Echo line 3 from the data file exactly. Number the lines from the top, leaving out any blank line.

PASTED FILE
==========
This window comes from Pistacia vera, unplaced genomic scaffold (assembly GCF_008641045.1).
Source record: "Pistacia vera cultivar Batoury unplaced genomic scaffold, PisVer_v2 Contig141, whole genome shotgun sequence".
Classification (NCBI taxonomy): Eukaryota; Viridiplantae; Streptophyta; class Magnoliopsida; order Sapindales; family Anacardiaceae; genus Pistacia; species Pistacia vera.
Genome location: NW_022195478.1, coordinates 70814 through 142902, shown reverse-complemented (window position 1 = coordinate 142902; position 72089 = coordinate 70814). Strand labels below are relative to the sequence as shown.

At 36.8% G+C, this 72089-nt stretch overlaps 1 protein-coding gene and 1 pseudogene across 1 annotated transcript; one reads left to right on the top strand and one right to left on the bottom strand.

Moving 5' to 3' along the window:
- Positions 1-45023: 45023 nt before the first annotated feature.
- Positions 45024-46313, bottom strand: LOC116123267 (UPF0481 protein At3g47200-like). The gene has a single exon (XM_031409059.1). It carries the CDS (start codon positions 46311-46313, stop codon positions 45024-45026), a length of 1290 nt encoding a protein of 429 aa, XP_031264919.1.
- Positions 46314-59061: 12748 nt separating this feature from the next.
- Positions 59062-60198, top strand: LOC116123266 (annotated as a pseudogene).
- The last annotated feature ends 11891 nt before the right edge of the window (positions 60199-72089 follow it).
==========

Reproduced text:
Classification (NCBI taxonomy): Eukaryota; Viridiplantae; Streptophyta; class Magnoliopsida; order Sapindales; family Anacardiaceae; genus Pistacia; species Pistacia vera.